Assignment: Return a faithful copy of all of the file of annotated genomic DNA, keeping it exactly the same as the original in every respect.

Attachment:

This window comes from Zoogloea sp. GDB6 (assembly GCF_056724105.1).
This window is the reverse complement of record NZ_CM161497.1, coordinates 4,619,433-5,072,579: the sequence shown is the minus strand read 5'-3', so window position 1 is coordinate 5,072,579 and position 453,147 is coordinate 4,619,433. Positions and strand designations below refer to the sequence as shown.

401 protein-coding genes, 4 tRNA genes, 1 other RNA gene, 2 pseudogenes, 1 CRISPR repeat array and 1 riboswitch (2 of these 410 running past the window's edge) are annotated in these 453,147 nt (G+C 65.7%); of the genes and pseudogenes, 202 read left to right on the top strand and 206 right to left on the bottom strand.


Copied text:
This window comes from Zoogloea sp. GDB6 (assembly GCF_056724105.1).
This window is the reverse complement of record NZ_CM161497.1, coordinates 4,619,433-5,072,579: the sequence shown is the minus strand read 5'-3', so window position 1 is coordinate 5,072,579 and position 453,147 is coordinate 4,619,433. Positions and strand designations below refer to the sequence as shown.

401 protein-coding genes, 4 tRNA genes, 1 other RNA gene, 2 pseudogenes, 1 CRISPR repeat array and 1 riboswitch (2 of these 410 running past the window's edge) are annotated in these 453,147 nt (G+C 65.7%); of the genes and pseudogenes, 202 read left to right on the top strand and 206 right to left on the bottom strand.